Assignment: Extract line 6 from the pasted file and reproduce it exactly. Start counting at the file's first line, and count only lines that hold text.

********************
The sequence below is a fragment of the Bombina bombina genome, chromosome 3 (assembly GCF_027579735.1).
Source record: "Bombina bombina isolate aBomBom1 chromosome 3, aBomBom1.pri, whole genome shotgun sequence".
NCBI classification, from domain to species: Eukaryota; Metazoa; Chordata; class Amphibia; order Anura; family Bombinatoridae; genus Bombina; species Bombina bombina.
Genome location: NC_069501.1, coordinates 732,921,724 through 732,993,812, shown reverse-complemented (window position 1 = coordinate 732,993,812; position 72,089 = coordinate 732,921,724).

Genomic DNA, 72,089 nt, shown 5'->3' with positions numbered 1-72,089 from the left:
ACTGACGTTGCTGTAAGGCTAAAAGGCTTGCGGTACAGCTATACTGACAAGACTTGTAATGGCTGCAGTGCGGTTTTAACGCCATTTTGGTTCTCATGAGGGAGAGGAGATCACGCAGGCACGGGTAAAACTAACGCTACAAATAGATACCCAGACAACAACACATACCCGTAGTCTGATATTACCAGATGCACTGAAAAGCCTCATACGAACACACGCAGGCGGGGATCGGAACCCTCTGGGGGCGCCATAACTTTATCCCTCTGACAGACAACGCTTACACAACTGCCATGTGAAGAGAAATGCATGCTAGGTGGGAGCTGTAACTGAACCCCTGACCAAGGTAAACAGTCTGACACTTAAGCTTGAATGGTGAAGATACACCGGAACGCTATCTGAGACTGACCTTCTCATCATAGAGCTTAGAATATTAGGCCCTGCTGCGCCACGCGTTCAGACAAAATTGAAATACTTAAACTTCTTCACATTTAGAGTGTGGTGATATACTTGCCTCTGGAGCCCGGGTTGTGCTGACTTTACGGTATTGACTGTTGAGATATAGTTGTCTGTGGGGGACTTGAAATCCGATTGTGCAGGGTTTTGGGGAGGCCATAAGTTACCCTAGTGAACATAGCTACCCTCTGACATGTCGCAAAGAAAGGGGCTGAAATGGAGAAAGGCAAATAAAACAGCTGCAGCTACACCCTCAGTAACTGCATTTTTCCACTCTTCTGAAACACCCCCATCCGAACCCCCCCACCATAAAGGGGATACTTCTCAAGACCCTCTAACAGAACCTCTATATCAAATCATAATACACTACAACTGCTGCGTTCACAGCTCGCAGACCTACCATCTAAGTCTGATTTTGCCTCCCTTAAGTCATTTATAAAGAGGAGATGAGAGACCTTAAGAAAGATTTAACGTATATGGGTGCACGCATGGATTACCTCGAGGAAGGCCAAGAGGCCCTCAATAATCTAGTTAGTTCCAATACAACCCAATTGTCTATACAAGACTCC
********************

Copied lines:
ACTGACGTTGCTGTAAGGCTAAAAGGCTTGCGGTACAGCTATACTGACAAGACTTGTAATGGCTGCAGTGCGGTTTTAACGCCATTTTGGTTCTCATGAGGGAGAGGAGATCACGCAGGCACGGGTAAAACTAACGCTACAAATAGATACCCAGACAACAACACATACCCGTAGTCTGATATTACCAGATGCACTGAAAAGCCTCATACGAACACACGCAGGCGGGGATCGGAACCCTCTGGGGGCGCCATAACTTTATCCCTCTGACAGACAACGCTTACACAACTGCCATGTGAAGAGAAATGCATGCTAGGTGGGAGCTGTAACTGAACCCCTGACCAAGGTAAACAGTCTGACACTTAAGCTTGAATGGTGAAGATACACCGGAACGCTATCTGAGACTGACCTTCTCATCATAGAGCTTAGAATATTAGGCCCTGCTGCGCCACGCGTTCAGACAAAATTGAAATACTTAAACTTCTTCACATTTAGAGTGTGGTGATATACTTGCCTCTGGAGCCCGGGTTGTGCTGACTTTACGGTATTGACTGTTGAGATATAGTTGTCTGTGGGGGACTTGAAATCCGATTGTGCAGGGTTTTGGGGAGGCCATAAGTTACCCTAGTGAACATAGCTACCCTCTGACATGTCGCAAAGAAAGGGGCTGAAATGGAGAAAGGCAAATAAAACAGCTGCAGCTACACCCTCAGTAACTGCATTTTTCCACTCTTCTGAAACACCCCCATCCGAACCCCCCCACCATAAAGGGGATACTTCTCAAGACCCTCTAACAGAACCTCTATATCAAATCATAATACACTACAACTGCTGCGTTCACAGCTCGCAGACCTACCATCTAAGTCTGATTTTGCCTCCCTTAAGTCATTTATAAAGAGGAGATGAGAGACCTTAAGAAAGATTTAACGTATATGGGTGCACGCATGGATTACCTCGAGGAAGGCCAAGAGGCCCTCAATAATCTAGTTAGTTCCAATACAACCCAATTGTCTATACAAGACTCC